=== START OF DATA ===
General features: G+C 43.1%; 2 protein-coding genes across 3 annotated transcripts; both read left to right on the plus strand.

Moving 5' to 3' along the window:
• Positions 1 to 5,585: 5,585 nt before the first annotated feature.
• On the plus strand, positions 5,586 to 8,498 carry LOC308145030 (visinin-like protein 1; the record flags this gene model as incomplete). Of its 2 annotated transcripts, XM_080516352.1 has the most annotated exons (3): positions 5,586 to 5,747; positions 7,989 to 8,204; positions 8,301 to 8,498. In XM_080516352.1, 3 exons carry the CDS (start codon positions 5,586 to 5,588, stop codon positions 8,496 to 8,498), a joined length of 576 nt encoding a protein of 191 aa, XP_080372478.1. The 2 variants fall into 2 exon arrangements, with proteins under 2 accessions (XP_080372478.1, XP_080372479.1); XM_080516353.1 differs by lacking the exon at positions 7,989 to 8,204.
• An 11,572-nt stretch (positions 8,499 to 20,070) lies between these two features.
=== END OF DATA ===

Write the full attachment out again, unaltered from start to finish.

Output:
General features: G+C 43.1%; 2 protein-coding genes across 3 annotated transcripts; both read left to right on the plus strand.

Moving 5' to 3' along the window:
• Positions 1 to 5,585: 5,585 nt before the first annotated feature.
• On the plus strand, positions 5,586 to 8,498 carry LOC308145030 (visinin-like protein 1; the record flags this gene model as incomplete). Of its 2 annotated transcripts, XM_080516352.1 has the most annotated exons (3): positions 5,586 to 5,747; positions 7,989 to 8,204; positions 8,301 to 8,498. In XM_080516352.1, 3 exons carry the CDS (start codon positions 5,586 to 5,588, stop codon positions 8,496 to 8,498), a joined length of 576 nt encoding a protein of 191 aa, XP_080372478.1. The 2 variants fall into 2 exon arrangements, with proteins under 2 accessions (XP_080372478.1, XP_080372479.1); XM_080516353.1 differs by lacking the exon at positions 7,989 to 8,204.
• An 11,572-nt stretch (positions 8,499 to 20,070) lies between these two features.